The Tea Party. The Occupy Movement. Idle No More. Around the world, social movements have taken to new media and the streets to challenge the status quo. At the same time, most democratic countries have witnessed a sharp decline in voter turnout. Protest and Politics examines this seemingly contradictory shift in political participation, as well as the blurring of social movement and mainstream politics, through the lens of the social movement society (SMS) thesis.
Social movement theory suggests that in recent decades contentious politics have become a regular, even institutionalized, feature of the democratic landscape. The contributors to Protest and Politics analyze the long history of social movements in Canada, in comparison to movements in the US and the transnational sphere, to determine whether the SMS thesis still applies, to see what insights can be gleaned from Canadian social movements, and to clarify the relationships between social movements and mainstream politics.
The contributors determine that the SMS thesis must be recalibrated to reflect changes in political participation; extended to embrace broader political and historical contexts; and that it must consider the emergence of social movement societies, plural, over a single polity within and across countries. In short, this book challenges its readers to reconsider the boundaries between politics and protest.
Scholars and students of contentious politics, social movements, and Canadian history will appreciate this detailed analysis of social movement societies, both within the Canadian context and in comparison to other countries and the transnational sphere.
This high-quality collection … makes an important empirical contribution, especially because of the many chapters that deal with aspects of activism that are not often canvassed in Canadian scholarship.
Howard Ramos is an associate professor in the Department of Sociology and Social Anthropology at Dalhousie University. Kathleen Rodgers is an associate professor in the School of Sociological and Anthropological Studies at the University of Ottawa.
Contributors: William K. Carroll, Dominique Clément, Jim Conley, Catherine Corrigall-Brown, Philippe Couton, Tina Fetner, Randolph Haluza-DeLay, Mabel Ho, Dominique Masson, David S. Meyer, Amanda Pullum, Joanna L. Robinson, Carrie B. Sanders, Suzanne Staggenborg, Mark C.J. Stoddart, Allyson Stokes, Judith Taylor, David B. Tindall, Lesley Wood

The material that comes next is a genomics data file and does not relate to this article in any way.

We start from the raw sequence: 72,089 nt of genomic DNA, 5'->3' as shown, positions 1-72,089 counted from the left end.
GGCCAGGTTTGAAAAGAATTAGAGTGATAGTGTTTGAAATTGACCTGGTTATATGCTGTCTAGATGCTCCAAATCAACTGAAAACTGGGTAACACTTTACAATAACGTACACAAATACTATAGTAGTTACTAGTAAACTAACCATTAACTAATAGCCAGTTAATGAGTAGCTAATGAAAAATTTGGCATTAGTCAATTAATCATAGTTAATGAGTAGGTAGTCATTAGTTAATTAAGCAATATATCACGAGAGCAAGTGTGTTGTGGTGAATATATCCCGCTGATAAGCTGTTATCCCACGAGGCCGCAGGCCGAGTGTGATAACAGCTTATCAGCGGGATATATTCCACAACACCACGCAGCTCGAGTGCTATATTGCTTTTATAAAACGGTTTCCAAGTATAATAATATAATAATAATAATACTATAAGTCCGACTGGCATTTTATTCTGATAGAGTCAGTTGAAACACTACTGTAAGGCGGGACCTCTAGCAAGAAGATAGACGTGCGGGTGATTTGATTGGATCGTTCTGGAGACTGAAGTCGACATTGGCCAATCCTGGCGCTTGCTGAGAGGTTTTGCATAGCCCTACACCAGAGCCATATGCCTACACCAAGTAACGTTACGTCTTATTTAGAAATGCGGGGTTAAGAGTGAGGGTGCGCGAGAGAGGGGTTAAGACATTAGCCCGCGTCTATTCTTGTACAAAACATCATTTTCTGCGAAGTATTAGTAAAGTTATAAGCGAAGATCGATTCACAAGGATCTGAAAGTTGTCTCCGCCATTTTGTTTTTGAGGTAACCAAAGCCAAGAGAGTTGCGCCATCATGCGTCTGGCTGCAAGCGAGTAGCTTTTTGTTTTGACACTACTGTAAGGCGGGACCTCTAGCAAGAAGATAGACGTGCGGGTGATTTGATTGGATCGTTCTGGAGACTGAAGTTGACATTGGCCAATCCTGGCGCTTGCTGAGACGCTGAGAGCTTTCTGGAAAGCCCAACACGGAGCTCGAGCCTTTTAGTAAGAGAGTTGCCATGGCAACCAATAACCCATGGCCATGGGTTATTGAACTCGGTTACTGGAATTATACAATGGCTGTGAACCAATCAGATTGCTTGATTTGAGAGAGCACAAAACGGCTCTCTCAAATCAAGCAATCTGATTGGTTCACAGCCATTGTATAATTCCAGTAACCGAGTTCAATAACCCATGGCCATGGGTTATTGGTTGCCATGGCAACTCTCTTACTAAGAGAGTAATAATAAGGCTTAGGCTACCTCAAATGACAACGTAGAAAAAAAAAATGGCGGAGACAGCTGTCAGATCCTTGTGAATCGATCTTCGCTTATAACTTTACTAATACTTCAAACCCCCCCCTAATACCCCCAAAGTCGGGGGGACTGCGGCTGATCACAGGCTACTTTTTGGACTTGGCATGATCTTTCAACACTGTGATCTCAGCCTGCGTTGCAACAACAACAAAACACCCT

Introduction: The Promise of Social Movement Societies / Howard Ramos and Kathleen RodgersPart 1: Political and Historical Context
1 Reconsidering the Social Movement Society in the New Century / David S. Meyer and Amanda Pullum
2 Evangelical Radio: Institution Building and the Religious Right / Tina Fetner, Allyson Stokes, and Carrie B. Sanders
3 The Social Movement Society and the Human Rights State / Dominique Clément
4 Institutionalization, State Funding, and Advocacy in the Quebec Women’s Movement / Dominique MassonPart 2: State Dynamics and Processes
5 How the State Shapes Social Movements: An Examination of the Environmental Movement in Canada / Catherine Corrigall-Brown and Mabel Ho
6 Immigrant Collective Mobilization and Socio-economic Integration in Canada / Philippe Couton
7 Uncooperative Movements, Militarized Policing, and the Social Movement Society / Lesley WoodPart 3: How People Participate
8 Social Movement Communities in the Movement Society / Suzanne Staggenborg
9 No to Protests, Yes to Festivals: How the Creative Class Organizes in the Social Movement Society / Judith Taylor
10 Justification and Critique in the Social Movement Society / Jim Conley
11 The Concept of Social Movement and Its Relationship to the Social Movement Society: An Empirical Investigation / David B. Tindall and Joanna L. RobinsonPart 4: Knowledge and Culture
12 Alternative Policy Groups and Global Civil Society: Networks and Discourses of Counter-Hegemony / William K. Carroll
13 Wilderness Revisited: Canadian Environmental Movements and the Eco-Politics of Special Places / Mark C.J. Stoddart
14 Alberta Internalizing Oil Sands Opposition: A Test of the Social Movement Society Thesis / Randolph Haluza-DeLay
Conclusion: What We Can Say about the Promise of Social Movement Societies / Kathleen Rodgers and Howard Ramos
Receive the latest UBC Press news, including events, catalogues, and announcements.Subscribe to our newsletter now
Read past newsletters